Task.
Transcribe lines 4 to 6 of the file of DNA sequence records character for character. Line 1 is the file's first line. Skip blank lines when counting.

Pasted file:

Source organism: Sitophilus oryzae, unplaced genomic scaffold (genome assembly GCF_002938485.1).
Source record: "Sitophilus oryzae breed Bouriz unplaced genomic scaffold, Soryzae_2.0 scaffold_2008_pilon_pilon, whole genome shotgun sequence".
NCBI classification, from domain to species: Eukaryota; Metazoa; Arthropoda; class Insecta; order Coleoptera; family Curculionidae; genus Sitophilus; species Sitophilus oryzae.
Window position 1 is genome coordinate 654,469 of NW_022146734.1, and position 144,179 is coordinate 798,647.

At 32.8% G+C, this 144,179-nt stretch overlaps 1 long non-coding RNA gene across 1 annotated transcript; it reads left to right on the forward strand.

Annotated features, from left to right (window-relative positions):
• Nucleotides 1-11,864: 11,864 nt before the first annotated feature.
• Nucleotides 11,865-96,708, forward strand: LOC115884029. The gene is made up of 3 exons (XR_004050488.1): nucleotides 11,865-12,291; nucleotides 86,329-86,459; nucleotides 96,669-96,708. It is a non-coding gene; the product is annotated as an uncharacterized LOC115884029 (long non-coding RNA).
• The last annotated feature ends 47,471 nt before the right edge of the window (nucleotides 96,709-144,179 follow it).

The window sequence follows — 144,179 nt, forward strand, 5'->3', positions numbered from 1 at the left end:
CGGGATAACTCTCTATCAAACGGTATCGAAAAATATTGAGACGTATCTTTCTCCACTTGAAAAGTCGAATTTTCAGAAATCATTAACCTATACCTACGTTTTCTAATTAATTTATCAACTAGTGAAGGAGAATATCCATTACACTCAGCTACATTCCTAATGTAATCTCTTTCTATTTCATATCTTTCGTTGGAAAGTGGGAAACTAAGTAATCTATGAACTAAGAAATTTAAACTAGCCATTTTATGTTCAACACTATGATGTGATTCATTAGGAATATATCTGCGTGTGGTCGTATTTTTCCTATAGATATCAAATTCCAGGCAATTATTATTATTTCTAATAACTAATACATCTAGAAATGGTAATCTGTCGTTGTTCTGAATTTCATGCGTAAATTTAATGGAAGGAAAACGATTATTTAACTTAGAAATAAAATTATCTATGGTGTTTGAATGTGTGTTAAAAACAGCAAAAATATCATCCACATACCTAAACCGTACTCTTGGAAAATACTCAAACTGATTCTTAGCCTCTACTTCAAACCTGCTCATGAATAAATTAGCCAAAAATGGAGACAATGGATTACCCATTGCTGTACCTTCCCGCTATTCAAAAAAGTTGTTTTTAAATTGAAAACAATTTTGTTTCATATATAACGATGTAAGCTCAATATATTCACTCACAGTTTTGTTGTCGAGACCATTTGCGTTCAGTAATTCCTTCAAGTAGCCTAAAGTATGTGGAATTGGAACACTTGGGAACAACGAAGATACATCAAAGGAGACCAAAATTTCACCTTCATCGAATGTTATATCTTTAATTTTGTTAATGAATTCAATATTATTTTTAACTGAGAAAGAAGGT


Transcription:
Window position 1 is genome coordinate 654,469 of NW_022146734.1, and position 144,179 is coordinate 798,647.

At 32.8% G+C, this 144,179-nt stretch overlaps 1 long non-coding RNA gene across 1 annotated transcript; it reads left to right on the forward strand.

Annotated features, from left to right (window-relative positions):